Monday, January 13, 2014

A Long Walk to Water - an audiobook review

I first reviewed Linda Sue Park's, A Long Walk to Water in 2010.  At the time, I wrote:
In an interview, author Linda Sue Park says that this was an easy book to write because she let Salva's story speak for itself.  Linda Sue Park gave Salva's powerful story a voice. Brief and straightforward, A Long Walk to Water is inspiring for its truth and simplicity.  Park eschews sentimentalism and allows Salva's understated dignity, perseverance and virtue to awe the reader.  No embellishment is necessary. This is a compelling story.  Highly recommended.
Recently, I was offered the opportunity to review the new audiobook version of A Long Walk to Water.  It was my pleasure. Following is my starred review of the audiobook as it appeared in the January, 2014, edition of School Library Journal.

A Long Walk to Water. By Linda Sue Park. 3 CDs. 2:45 hrs. Full Cast Audio. 2013. ISBN 9781936223121. $34.

Gr 5–9 -- Differentiated, African-inspired chapter introduction music assists in delivering this parallel story of two very different, but equally difficult, lives in Sudan. The story alternates between Nya, a composite character based on the lives of real girls, in 2008, and Salva, a young boy in the war-torn Sudan of 1985. Nya's life consists of the grueling and monotonous task of hauling water. All day, every day, her task is finding, acquiring, and transporting brown, dirty water to meet her family's needs. Salva's story unfolds in the midst of a horrific civil war. Separated from everything and everyone he knows, he spends more than 15 years walking across Sudan, Ethiopia, and Kenya, living in refugee camps, and struggling to survive. His is a true story based on the experiences of one of the "lost boys of Sudan." An echo effect is used to highlight the nagging questions that are always in the forefront of Salva's mind, "When will I see my family again?" and "What will become of me?" Readers David Baker and Cynthia Bishop worked with a dialect coach to ensure authenticity in pronunciation and accents. An update on Salva's ongoing project follows the story. Listeners will not ever leave the tap water running without thinking of this powerful story.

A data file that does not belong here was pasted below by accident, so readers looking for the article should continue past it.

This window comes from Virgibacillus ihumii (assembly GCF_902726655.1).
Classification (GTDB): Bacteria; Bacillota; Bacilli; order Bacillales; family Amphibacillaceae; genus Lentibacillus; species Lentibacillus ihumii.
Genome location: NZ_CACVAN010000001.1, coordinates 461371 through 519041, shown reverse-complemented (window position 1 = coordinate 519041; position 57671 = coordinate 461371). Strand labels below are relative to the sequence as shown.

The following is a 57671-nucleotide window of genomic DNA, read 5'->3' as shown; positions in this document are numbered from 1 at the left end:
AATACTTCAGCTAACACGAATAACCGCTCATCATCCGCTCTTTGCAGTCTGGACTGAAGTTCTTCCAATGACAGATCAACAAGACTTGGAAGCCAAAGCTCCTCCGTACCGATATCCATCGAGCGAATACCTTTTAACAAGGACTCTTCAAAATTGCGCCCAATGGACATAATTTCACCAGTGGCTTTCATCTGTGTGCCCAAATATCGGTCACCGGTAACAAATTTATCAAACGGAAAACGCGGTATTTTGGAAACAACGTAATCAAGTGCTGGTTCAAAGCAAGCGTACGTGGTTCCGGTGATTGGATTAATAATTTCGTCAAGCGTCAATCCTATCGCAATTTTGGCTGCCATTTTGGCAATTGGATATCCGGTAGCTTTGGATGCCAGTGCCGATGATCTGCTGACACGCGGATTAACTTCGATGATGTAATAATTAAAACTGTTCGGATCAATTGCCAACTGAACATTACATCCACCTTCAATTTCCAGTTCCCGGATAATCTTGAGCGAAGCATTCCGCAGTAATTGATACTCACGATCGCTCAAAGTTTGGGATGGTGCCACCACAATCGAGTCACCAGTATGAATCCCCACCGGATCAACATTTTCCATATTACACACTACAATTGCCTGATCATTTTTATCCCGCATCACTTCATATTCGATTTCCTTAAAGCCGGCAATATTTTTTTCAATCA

Copyright © 2013 Library Journals, LLC, a wholly owned subsidiary of Media Source, Inc.
 Reprinted with permission.

Note: offers a free audio excerpt on the book's product page:

It is heartbreaking to think that the tribal violence between the Dinka and Nuer that precipitated Salva's tortuous years of exile back in 1983, has erupted again in South Sudan, the world's newest country.

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